With training camp right around the corner, the 1-15 Cleveland Browns have reason for a turnaround. One reason is from an unlikely position. Running back, most notably fourth-year tailback Isaiah Crowell.
Normally, when one talks or about or even mentions the Browns, the first thing that comes to mind is their perennial dysfunction at quarterback, coach and the front office. By all accounts, all three seem to have somewhat stabilized, thus giving Cleveland its first competent time period and semblance of a real NFL team.
Again, words I’d never thought I’d blog, but there is genuine reason for hope in Cleveland, thanks to both Crowell and an upgraded offensive line. In the AFC North, one has to be able to run the ball and stop the run. For years on end, Cleveland was never able to do so.
Despite all of that, Crowell was one of the few bright spots as he rushed for close to 1,000 yards (952) on 198 attempts and seven touchdowns behind a suspect and banged-up offensive line. Since his rookie year out of Alabama State, the 5’11 225-pound tailback has rushed for 2,265 yards and 19 touchdowns.
While those numbers pale in comparison to big-name running backs such as Pittsburgh’s LeVeon Bell, Philadelphia’s LeGarrette Blount and Buffalo’s LeSean McCoy, considering the instability at QB in Cleveland, such production is a godsend.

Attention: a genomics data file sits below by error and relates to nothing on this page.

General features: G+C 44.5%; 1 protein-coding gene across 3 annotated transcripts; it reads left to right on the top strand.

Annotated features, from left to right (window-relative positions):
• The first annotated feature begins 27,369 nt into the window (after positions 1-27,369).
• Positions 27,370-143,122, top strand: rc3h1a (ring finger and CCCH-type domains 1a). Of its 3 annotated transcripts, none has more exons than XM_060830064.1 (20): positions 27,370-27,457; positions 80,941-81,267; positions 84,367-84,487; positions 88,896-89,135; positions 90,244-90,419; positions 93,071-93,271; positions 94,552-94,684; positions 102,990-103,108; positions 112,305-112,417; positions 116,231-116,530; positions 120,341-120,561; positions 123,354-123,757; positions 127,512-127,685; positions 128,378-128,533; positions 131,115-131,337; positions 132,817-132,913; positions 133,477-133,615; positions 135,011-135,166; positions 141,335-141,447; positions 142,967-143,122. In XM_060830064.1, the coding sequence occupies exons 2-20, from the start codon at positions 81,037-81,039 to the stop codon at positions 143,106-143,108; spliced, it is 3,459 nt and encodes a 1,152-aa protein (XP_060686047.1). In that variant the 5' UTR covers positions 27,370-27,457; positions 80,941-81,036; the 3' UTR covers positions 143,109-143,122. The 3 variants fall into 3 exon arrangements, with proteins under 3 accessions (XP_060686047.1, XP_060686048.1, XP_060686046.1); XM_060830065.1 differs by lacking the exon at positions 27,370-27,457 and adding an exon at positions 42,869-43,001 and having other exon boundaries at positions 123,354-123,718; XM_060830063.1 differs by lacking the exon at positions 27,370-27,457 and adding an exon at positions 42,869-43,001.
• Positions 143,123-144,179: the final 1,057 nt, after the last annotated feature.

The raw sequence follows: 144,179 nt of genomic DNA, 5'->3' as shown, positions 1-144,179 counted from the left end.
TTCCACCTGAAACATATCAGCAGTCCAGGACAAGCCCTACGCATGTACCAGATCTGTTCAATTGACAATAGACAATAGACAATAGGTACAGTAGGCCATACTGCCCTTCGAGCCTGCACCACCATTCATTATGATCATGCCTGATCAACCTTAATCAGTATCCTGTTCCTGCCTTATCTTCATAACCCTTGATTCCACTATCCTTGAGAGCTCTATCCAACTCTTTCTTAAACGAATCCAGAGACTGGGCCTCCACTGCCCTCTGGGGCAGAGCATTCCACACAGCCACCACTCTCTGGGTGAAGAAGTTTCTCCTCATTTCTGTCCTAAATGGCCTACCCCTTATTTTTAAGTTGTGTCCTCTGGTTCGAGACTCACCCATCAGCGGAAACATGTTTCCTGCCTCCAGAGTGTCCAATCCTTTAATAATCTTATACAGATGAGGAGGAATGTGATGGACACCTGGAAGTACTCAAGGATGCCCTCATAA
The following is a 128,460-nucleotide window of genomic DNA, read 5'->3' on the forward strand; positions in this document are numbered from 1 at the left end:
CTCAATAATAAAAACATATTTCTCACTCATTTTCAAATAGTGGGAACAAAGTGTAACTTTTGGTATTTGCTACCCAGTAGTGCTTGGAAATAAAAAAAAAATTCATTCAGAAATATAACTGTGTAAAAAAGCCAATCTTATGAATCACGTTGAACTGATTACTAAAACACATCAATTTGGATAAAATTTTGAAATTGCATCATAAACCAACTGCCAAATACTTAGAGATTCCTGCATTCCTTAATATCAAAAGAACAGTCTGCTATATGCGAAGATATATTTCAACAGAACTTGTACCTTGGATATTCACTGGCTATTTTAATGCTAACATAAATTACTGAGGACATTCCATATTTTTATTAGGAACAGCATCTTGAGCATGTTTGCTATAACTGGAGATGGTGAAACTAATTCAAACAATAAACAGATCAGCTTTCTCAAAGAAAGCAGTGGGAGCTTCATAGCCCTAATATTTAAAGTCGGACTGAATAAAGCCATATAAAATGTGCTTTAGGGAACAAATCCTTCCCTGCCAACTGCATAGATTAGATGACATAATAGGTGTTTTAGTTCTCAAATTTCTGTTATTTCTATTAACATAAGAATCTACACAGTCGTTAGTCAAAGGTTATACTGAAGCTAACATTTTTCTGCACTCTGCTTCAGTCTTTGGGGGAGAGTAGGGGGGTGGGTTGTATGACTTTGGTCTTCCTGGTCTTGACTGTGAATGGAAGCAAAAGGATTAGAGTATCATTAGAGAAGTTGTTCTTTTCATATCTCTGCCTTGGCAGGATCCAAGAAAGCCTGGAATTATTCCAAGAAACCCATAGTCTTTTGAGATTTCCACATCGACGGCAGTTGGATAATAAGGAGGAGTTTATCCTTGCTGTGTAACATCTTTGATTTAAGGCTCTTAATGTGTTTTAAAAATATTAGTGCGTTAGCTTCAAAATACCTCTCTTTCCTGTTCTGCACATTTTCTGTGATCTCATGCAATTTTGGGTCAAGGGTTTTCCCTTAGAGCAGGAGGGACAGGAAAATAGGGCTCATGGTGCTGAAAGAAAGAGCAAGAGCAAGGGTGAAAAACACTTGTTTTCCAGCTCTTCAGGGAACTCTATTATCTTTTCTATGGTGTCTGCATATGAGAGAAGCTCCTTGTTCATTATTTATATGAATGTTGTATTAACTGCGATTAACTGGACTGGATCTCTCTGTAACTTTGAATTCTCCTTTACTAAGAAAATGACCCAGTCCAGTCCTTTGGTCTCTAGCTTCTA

Thanks to Cleveland addressing the offensive line in free agency in signing center JC Tretter from Green Bay and right guard Kevin Zeitler from the division rival Bengals, there is no reason why Crowell can become the first Browns running back to break the 1,000 yard rushing plateau since Peyton Hillis did in 2010 with 1,177 yards.
The ever so-small fraternity of top NFL running backs consists names such as Los Angeles’ Todd Gurley, Oakland’s Marshawn Lynch and Dallas’ Ezekiel Elliott. Based on the above, there is no reason why “The Crow” will not be fed and add his name to this list.
Combine that with head coach Hue Jackson’s dedication to the run game to take pressure off of the quarterback, and the need to keep defenses honest, one can see why Crowell has the tools to do so. If his current production arc continues its upward trend from 607 rushing yards in his rookie year, 706 in 2015 and 952 in 2016, look for Crowell to join Hillis in 2017, and become the NFL’s next top running back.